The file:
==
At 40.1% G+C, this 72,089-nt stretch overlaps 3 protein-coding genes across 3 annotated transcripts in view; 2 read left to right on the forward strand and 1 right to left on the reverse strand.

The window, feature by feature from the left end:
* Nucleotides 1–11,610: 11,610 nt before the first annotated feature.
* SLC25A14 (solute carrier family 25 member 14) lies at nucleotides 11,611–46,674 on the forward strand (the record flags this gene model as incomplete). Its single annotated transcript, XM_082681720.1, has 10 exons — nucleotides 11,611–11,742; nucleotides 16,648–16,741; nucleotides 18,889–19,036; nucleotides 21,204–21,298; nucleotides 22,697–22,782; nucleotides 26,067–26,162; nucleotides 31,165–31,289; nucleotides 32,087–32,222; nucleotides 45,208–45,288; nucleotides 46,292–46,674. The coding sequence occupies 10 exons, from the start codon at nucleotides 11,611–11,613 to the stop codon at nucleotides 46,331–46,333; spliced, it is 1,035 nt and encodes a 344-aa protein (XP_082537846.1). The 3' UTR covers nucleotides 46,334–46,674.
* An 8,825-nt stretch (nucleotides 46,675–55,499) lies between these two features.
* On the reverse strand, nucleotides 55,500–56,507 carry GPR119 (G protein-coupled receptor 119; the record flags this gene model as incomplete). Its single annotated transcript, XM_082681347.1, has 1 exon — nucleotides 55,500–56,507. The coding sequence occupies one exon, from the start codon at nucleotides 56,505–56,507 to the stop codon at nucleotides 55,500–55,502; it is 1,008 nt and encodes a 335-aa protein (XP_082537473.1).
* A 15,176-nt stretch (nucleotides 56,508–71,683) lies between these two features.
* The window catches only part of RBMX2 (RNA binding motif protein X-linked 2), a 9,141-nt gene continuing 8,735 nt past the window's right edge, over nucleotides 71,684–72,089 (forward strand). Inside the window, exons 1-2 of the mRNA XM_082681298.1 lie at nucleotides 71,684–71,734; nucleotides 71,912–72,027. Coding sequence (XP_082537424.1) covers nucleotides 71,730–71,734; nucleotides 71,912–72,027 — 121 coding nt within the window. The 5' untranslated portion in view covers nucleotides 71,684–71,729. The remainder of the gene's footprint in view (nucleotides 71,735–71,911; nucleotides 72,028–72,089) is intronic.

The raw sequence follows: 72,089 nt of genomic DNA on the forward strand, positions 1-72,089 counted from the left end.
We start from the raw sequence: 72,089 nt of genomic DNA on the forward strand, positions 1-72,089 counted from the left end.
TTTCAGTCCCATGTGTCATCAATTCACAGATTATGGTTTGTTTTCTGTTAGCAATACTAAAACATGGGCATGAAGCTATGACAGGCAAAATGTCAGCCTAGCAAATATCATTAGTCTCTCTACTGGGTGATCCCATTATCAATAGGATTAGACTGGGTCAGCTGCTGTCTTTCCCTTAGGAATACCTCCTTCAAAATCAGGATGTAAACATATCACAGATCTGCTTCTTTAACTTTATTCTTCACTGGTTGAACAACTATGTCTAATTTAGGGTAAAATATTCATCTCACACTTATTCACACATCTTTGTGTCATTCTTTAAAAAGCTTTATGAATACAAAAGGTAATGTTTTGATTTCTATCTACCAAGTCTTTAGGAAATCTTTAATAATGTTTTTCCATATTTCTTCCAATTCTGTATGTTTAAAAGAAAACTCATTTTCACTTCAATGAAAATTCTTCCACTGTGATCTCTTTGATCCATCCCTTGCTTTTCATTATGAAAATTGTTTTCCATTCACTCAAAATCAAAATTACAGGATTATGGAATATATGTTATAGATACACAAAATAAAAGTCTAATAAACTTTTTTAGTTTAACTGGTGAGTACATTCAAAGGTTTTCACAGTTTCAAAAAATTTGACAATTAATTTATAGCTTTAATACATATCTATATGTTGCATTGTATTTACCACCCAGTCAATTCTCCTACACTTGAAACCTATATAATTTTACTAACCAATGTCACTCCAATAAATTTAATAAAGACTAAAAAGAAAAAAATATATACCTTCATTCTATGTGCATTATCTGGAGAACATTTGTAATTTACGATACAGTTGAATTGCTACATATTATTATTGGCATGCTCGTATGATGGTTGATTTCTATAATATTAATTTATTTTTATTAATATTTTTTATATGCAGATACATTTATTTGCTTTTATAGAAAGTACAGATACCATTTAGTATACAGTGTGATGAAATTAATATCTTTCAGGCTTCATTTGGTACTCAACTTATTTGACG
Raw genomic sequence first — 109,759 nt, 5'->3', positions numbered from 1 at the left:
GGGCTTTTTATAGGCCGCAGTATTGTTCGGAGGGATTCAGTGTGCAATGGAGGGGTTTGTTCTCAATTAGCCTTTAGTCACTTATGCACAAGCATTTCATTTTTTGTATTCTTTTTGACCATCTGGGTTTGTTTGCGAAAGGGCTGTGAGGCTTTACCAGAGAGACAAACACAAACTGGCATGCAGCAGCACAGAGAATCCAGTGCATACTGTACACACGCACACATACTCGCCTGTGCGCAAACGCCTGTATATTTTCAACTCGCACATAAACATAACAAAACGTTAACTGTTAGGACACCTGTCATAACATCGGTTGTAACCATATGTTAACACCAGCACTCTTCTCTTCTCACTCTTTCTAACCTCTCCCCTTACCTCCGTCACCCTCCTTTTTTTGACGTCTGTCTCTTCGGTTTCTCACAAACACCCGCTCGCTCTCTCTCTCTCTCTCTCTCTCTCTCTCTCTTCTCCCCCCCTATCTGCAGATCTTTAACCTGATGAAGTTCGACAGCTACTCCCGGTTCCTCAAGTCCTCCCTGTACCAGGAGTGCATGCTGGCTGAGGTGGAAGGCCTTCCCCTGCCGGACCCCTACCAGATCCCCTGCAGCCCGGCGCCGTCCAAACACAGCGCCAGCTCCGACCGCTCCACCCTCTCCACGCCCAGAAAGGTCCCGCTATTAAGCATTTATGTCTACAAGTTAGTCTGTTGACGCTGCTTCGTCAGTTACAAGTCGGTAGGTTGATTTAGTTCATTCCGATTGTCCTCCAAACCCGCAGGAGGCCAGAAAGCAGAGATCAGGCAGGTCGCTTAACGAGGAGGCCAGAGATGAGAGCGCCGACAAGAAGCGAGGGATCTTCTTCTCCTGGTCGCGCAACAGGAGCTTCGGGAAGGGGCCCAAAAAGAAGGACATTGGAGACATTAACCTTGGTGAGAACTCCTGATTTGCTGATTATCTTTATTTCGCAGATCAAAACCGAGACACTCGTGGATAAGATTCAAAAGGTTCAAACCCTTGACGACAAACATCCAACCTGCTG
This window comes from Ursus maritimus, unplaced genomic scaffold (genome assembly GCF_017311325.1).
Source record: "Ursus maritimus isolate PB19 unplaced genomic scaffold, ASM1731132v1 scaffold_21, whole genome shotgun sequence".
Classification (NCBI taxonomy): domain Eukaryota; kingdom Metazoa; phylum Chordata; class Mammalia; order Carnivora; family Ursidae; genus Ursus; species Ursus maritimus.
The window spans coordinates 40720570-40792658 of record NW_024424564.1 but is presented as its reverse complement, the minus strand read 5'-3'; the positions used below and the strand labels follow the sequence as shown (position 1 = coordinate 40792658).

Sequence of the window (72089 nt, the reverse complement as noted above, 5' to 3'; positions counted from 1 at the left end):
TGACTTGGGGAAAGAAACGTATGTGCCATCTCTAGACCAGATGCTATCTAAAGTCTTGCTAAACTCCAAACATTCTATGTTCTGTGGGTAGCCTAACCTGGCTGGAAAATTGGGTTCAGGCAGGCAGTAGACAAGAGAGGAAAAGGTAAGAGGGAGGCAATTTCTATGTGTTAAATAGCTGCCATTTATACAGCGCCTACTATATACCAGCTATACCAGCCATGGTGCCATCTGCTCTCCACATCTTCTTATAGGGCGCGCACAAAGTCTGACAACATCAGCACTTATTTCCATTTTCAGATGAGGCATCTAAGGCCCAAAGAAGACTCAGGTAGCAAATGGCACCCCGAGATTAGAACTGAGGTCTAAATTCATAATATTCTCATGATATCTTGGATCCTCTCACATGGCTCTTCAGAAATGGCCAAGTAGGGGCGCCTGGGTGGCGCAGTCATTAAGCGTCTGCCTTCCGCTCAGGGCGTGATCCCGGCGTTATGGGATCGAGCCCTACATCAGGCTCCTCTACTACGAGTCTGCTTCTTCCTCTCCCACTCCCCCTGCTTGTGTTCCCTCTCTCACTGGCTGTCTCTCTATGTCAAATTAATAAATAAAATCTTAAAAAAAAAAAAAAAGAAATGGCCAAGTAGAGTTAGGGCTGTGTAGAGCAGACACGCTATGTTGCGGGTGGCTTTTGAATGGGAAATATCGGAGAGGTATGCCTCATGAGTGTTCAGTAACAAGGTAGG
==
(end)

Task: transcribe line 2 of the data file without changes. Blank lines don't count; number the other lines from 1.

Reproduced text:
The window, feature by feature from the left end: